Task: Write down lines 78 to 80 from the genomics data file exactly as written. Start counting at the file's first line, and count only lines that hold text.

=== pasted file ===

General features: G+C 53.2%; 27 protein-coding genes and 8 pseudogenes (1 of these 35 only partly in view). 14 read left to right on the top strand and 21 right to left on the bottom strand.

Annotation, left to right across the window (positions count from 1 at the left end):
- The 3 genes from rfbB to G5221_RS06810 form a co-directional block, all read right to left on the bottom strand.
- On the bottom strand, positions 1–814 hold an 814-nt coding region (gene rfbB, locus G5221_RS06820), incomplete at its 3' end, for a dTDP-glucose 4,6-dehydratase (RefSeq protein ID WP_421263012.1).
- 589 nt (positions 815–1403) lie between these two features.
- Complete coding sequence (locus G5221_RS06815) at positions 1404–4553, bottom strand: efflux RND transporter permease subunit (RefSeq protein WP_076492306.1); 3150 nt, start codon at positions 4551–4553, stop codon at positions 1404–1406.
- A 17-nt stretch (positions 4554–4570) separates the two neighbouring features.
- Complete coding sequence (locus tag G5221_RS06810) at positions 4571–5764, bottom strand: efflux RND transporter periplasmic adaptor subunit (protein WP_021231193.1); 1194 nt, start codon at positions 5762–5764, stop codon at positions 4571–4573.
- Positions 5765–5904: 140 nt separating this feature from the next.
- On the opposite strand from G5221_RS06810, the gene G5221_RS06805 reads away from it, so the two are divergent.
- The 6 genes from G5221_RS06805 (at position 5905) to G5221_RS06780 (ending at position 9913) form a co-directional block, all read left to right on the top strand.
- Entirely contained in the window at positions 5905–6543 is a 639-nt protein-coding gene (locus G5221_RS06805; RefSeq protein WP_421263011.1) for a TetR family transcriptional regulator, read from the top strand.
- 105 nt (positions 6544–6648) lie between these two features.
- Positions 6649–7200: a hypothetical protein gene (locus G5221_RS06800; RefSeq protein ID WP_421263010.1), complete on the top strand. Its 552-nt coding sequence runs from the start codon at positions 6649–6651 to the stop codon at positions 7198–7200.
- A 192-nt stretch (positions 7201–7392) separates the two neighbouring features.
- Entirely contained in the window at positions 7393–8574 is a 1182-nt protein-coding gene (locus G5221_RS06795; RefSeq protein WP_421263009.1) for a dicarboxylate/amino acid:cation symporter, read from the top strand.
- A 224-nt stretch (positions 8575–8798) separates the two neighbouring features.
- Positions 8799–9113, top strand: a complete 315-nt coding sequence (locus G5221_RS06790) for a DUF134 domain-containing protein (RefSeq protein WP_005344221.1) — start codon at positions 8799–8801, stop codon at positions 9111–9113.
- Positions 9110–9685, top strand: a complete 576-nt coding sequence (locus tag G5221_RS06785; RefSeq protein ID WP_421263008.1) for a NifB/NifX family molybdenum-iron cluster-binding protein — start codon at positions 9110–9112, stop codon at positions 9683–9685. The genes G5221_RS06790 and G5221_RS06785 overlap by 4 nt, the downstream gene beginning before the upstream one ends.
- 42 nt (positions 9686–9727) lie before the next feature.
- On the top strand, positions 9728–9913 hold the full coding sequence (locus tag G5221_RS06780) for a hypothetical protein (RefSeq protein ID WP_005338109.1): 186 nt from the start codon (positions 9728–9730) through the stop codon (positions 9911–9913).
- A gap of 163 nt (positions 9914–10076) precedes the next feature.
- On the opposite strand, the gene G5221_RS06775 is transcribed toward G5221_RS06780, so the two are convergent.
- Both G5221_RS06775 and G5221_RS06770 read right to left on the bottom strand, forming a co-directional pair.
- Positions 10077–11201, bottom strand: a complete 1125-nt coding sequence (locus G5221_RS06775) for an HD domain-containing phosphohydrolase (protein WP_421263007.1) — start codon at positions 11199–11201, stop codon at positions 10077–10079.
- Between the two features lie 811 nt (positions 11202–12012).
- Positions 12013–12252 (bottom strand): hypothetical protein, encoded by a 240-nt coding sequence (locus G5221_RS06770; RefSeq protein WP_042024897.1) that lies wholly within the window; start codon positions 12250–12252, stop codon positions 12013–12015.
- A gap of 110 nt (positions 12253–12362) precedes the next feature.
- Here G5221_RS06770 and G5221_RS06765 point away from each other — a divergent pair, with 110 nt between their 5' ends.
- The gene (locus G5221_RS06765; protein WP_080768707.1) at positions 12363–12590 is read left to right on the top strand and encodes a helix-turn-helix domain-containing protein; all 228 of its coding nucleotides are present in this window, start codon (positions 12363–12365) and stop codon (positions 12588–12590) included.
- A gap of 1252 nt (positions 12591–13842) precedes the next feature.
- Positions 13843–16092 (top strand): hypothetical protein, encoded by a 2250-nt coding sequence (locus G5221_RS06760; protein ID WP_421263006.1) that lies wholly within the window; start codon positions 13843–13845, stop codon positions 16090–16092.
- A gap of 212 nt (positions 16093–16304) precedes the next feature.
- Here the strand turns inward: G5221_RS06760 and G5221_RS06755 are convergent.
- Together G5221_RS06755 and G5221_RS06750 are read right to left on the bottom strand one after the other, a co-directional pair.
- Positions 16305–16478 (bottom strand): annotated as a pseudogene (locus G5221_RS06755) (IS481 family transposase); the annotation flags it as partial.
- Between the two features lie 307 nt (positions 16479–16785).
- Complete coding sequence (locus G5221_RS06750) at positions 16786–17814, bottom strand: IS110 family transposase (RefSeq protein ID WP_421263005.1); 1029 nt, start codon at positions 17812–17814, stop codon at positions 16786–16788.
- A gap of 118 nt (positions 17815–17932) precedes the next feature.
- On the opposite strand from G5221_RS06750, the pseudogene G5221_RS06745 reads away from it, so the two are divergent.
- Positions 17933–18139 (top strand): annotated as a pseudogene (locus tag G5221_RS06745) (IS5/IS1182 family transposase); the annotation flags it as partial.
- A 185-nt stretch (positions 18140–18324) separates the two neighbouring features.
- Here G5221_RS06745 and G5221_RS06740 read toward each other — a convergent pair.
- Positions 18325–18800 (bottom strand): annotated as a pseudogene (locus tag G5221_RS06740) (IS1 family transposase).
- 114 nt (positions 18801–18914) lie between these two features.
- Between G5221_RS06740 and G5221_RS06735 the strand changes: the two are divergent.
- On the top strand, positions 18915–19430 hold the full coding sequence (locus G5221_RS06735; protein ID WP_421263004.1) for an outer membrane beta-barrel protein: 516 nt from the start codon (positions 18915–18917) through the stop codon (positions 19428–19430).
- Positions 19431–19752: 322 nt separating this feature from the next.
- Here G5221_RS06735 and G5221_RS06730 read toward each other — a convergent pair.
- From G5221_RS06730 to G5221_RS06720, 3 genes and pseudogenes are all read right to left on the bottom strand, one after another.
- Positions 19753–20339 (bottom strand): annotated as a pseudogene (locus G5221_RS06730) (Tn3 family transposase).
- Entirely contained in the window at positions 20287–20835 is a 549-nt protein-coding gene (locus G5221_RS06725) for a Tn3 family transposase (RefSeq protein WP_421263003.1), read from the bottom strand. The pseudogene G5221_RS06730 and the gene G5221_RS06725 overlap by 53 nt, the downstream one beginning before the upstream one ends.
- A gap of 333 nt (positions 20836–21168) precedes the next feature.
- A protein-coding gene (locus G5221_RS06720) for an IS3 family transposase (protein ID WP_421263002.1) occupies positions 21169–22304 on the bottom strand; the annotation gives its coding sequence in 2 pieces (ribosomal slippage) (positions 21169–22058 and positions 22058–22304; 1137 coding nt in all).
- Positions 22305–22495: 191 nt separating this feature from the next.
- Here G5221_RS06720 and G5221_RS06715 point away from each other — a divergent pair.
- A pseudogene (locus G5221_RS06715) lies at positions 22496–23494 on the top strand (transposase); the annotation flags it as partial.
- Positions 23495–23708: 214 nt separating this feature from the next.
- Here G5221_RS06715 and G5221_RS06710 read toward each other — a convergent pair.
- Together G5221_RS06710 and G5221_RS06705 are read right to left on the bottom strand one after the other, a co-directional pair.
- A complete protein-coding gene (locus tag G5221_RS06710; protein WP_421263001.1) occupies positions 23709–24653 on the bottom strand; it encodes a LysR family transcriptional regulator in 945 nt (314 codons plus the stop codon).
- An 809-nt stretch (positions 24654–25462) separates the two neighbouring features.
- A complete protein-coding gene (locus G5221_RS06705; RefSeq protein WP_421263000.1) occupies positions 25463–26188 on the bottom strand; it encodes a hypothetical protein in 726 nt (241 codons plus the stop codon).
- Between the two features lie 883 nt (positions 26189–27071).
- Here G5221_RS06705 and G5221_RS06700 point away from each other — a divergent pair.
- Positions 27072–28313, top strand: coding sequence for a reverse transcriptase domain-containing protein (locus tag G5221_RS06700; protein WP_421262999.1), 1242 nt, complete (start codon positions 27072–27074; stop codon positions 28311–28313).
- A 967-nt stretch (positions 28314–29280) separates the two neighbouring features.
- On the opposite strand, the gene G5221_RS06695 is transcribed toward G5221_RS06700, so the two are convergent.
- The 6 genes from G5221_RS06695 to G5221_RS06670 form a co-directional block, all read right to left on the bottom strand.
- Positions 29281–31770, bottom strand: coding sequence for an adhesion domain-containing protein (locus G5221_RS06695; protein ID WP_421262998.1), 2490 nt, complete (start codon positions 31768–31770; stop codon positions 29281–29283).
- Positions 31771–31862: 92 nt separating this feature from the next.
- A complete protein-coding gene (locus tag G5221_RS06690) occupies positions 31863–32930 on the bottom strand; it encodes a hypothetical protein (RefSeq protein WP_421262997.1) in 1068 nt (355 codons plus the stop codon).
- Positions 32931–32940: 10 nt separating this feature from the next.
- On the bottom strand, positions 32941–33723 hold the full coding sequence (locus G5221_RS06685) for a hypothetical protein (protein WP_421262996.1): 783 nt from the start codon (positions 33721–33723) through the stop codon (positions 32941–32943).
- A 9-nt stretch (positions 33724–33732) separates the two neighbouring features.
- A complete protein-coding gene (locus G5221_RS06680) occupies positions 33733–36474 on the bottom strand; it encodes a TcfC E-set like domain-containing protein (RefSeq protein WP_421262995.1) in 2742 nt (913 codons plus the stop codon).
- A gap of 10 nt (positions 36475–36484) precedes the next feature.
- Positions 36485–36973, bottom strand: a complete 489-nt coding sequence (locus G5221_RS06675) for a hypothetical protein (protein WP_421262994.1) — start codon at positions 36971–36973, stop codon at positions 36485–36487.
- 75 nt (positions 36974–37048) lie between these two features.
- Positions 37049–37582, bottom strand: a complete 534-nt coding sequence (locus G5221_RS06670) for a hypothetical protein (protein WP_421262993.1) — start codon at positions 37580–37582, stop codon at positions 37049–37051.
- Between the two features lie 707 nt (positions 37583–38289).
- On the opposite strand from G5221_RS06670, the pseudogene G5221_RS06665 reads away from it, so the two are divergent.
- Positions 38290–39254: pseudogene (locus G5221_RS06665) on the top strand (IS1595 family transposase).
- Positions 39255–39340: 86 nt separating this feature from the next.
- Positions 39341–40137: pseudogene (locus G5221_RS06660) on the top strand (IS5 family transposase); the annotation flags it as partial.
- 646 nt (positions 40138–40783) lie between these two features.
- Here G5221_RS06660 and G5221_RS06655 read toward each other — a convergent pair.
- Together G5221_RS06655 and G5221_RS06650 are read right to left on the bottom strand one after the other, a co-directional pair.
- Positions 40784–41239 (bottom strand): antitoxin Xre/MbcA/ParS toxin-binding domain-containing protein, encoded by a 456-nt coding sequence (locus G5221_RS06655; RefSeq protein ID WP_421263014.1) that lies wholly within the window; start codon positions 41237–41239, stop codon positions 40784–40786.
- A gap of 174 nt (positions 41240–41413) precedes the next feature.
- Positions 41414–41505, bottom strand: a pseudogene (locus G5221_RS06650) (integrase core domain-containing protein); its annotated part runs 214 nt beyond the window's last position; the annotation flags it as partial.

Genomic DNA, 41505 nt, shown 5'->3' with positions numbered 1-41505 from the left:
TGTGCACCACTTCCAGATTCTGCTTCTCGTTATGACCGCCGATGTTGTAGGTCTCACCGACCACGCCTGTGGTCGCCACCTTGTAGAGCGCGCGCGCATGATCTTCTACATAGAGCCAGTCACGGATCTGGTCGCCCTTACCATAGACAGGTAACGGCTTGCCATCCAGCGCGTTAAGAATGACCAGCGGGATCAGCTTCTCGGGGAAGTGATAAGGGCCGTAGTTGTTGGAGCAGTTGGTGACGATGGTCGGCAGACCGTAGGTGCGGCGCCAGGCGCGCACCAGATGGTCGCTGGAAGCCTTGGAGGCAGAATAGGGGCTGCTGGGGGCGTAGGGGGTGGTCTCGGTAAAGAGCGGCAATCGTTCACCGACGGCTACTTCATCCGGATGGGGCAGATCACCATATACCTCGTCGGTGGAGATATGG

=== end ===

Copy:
- Positions 36485–36973, bottom strand: a complete 489-nt coding sequence (locus G5221_RS06675) for a hypothetical protein (protein WP_421262994.1) — start codon at positions 36971–36973, stop codon at positions 36485–36487.
- 75 nt (positions 36974–37048) lie between these two features.
- Positions 37049–37582, bottom strand: a complete 534-nt coding sequence (locus G5221_RS06670) for a hypothetical protein (protein WP_421262993.1) — start codon at positions 37580–37582, stop codon at positions 37049–37051.